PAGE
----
Tuesday, October 25, 2011

Netflix, Greed, and the canary in the coal mine.

Netflix has done what seemed impossible to do; destroy its stock price, public relations and employee morale. In that way it is an unusual American story. If it had had a legion of very connected lobbyists, like GE, it probably would have received governmental support and have stopped deterioration of its finances.
I say this is unusual because most Senators and Congressmen are owned by major corporations or the teachers union. In most cases conspicuous greed doesn't seem to be a problem. There may be a couple of bankers in jail but not many. Some of them, in fact, saved their fortunes by taking TARP money.
It seems you need to have a totally out of touch CEO in order to fall out of the elite. I know friends who dropped Netflix, even though they loved the movies. Most of us aren't smart enough, it seems, to stand up for ourselves and say we're not going to take it anymore.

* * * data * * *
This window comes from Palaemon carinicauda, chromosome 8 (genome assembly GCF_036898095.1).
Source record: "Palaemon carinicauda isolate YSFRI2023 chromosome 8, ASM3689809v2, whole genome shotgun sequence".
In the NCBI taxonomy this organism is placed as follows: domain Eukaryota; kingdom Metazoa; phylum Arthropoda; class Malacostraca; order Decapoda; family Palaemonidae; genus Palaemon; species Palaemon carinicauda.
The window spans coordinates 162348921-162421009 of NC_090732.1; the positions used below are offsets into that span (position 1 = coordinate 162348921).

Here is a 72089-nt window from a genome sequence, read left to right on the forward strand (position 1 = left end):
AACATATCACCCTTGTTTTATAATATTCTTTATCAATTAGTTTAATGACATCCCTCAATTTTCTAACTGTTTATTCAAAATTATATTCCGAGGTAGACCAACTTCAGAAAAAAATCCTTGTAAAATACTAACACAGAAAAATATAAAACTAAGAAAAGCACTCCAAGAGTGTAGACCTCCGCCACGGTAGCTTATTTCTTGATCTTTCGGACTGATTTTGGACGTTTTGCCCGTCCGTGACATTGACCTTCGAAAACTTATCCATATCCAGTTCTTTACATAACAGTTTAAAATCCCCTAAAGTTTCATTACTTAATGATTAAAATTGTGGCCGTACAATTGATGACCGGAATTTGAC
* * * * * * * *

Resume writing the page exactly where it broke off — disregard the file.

If Americans understood what it's allegedly American companies were doing to destroy the lives of middle-class people by being driven by greed, they would be as active as they've been with Netflix. At this moment, American companies are doing anything to get into China, because they figure that they want to be the last company to make some money before the ball drops in China and people discover they have all our proprietary technology.
Greed hurt Netflix, but if the American people won't pay attention to what's happening to our country because of this rampant greed, the outcomes won't be clear to them until we've destroyed the middle class.
We need someone with the strength of Teddy Roosevelt to deal with the new Rockefellers.

No comments:

Post a Comment